Nannies are “help” that probably usually only occupy the homes of the wealthy. One can imagine the difficulty that a mother has in placing her children in someone else’s care; or perhaps it is not so difficult for some. Either way, parents want their children to be in good hands, no matter if it’s daycare or high school. If you stop to think about it, it is amazing the amount of time that children actually spend away from their primary caregivers, their parents.
I think it’s safe to say there is probably a general consensus that those who work in child care-schools, daycare, afterschool programs and other places-should undergo rigorous background checks, in the very least, before they can work with children. When you’re hiring a nanny to take care of your children, it is up to you to decide who you will trust to take care of them. There are no protocols and procedures in place like there are in hiring in a public school, for example. However, this decision should clearly be based on some sort of background check process, interviews, references and possibly observing the potential nanny together with your children. It is not sufficient to hire a nanny as Mr. Sheffield did in the TV show “The Nanny” (one of my favorite shows, although a little dated), based on a resume written in lipstick.
I will say, albeit carefully, that sometimes the whole background check process cannot anticipate what, if anything might occur in the future. Nevertheless, they are a vital part of any hiring process, even hiring yourself a nanny, and there is no excuse not to conduct some sort of background check.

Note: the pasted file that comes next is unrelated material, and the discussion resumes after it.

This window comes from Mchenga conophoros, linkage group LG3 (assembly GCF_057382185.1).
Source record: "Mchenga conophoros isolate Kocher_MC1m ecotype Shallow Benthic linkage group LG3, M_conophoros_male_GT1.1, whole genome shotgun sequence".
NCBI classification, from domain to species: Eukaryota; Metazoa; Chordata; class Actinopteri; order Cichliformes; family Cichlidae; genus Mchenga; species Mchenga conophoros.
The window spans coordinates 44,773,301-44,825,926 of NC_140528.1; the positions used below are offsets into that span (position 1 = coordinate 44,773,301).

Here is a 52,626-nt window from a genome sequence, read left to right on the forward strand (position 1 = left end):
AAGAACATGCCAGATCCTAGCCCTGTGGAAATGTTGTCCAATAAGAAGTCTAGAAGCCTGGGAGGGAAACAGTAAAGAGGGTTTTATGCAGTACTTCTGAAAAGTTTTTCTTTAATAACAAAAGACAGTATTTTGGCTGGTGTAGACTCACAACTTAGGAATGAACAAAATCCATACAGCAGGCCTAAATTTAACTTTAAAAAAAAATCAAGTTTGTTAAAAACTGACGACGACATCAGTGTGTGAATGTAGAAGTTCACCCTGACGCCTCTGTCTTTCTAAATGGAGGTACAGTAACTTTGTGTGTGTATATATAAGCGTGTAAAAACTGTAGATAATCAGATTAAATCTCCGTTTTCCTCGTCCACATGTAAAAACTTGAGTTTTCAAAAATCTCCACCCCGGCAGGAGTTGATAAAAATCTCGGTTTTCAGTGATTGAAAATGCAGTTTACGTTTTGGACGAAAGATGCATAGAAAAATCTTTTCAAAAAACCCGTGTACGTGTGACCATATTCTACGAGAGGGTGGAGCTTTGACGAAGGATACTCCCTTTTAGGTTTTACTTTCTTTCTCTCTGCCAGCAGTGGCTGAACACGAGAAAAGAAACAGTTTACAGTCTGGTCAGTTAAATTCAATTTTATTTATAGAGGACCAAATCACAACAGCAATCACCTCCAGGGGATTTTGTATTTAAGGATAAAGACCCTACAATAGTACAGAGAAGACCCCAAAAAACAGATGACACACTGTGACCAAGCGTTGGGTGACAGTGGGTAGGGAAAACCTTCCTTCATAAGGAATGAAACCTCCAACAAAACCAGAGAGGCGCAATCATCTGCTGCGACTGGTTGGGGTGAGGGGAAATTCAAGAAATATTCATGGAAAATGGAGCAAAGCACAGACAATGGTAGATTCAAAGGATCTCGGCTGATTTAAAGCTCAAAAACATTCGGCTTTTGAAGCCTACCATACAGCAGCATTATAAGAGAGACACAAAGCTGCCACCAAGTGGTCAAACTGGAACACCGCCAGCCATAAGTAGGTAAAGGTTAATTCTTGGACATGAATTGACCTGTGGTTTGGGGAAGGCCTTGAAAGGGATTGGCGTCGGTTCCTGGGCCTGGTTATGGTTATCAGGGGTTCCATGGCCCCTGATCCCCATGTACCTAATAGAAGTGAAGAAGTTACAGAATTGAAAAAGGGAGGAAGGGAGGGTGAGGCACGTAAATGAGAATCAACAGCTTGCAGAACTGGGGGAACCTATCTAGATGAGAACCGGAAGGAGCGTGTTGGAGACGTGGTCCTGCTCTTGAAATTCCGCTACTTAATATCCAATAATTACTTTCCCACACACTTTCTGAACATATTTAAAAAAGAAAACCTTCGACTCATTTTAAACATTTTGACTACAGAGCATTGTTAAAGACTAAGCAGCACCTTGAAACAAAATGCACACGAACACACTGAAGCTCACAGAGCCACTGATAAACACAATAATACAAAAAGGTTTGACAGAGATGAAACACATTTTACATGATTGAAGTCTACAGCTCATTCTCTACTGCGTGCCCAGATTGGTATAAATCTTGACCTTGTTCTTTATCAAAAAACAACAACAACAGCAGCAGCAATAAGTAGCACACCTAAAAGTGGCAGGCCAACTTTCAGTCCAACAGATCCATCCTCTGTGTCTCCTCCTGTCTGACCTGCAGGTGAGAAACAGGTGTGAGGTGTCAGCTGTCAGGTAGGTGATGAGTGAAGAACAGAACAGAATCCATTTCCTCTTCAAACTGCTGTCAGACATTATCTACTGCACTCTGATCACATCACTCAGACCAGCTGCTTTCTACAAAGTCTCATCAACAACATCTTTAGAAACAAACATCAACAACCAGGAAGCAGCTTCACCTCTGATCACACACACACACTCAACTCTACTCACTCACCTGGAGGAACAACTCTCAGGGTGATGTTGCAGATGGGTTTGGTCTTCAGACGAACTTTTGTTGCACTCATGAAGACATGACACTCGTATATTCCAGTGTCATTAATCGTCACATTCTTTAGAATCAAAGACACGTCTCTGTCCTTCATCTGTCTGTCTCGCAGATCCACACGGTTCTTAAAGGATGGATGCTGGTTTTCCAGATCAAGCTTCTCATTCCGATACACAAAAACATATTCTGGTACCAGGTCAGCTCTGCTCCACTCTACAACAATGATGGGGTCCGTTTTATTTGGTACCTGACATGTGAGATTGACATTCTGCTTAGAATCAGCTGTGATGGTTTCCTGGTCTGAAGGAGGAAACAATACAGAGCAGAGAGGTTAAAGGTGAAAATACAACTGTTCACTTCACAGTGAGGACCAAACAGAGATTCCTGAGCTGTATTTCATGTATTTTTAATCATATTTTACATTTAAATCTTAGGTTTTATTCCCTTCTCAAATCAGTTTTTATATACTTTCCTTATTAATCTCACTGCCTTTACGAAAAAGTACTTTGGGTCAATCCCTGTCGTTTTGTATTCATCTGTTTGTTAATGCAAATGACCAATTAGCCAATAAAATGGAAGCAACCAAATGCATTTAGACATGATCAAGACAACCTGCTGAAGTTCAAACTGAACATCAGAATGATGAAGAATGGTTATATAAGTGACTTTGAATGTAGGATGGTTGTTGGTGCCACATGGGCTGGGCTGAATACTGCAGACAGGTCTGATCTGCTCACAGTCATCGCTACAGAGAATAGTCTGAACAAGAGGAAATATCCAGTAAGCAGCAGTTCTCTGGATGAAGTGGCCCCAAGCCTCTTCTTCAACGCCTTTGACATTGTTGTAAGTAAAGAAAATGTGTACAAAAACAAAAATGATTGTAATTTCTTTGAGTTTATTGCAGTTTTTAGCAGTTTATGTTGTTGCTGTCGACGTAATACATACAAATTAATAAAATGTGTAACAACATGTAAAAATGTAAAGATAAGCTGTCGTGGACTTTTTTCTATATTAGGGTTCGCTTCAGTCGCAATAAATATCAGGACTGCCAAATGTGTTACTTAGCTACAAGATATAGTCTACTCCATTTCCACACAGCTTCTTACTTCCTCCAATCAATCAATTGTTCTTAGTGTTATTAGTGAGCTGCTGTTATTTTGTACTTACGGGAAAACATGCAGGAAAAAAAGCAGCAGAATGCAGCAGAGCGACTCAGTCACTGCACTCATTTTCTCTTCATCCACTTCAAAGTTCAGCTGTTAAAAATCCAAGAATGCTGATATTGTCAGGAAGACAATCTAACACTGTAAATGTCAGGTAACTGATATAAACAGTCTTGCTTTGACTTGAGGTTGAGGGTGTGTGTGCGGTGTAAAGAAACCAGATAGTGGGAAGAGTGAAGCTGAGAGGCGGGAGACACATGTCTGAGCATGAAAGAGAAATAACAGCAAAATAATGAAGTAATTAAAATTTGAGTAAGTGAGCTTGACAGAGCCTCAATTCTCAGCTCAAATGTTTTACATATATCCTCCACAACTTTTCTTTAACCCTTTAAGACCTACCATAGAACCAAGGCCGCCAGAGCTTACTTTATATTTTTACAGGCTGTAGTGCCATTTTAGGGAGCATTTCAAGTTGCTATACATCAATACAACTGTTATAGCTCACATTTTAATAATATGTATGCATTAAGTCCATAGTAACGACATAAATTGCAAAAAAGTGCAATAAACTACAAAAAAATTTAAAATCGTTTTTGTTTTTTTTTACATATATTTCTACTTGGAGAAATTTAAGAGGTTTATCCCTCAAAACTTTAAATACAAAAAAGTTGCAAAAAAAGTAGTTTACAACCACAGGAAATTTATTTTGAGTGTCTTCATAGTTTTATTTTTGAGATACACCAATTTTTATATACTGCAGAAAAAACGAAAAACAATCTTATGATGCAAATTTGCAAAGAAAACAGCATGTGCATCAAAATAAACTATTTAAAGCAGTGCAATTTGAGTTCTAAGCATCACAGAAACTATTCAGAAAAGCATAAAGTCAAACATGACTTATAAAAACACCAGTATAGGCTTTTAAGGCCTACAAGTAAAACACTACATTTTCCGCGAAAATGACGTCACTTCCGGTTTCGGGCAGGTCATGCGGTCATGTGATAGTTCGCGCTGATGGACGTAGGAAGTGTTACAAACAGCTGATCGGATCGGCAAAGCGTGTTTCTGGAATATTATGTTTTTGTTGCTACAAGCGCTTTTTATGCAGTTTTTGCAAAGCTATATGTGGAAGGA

In New York city late last month, a mother came home from taking one of her daughters to a swimming lesson to find two of her other children, a six year old and a toddler who had been left with the nanny, murdered in the bathtub. Allegedly, the nanny began stabbing herself in front of the mother and had to be hospitalized. The nanny has now been arrested and charged with “two counts of first degree murder and two counts of second degree murder over the killings.”
The name of the nanny is Yoselyn Ortega, currently 50 years old. She has reportedly been a “naturalized citizen for a decade” and had worked for the family of the children for two years. She was also apparently referred to the family by another.
This is a horrible tragedy; something that nobody should have to live through. I don’t know what measures were taken in the hiring process of the nanny. I don’t want to speculate what was or wasn’t done for a background check process but without a doubt, a background check, including references and interviews, are vital to making an informed decision when hiring someone who will be spending that much time with your children. Needless to say, in this day and age, a referral should not be the only part of the hiring process.
Categories: Screening Nannies and Caregivers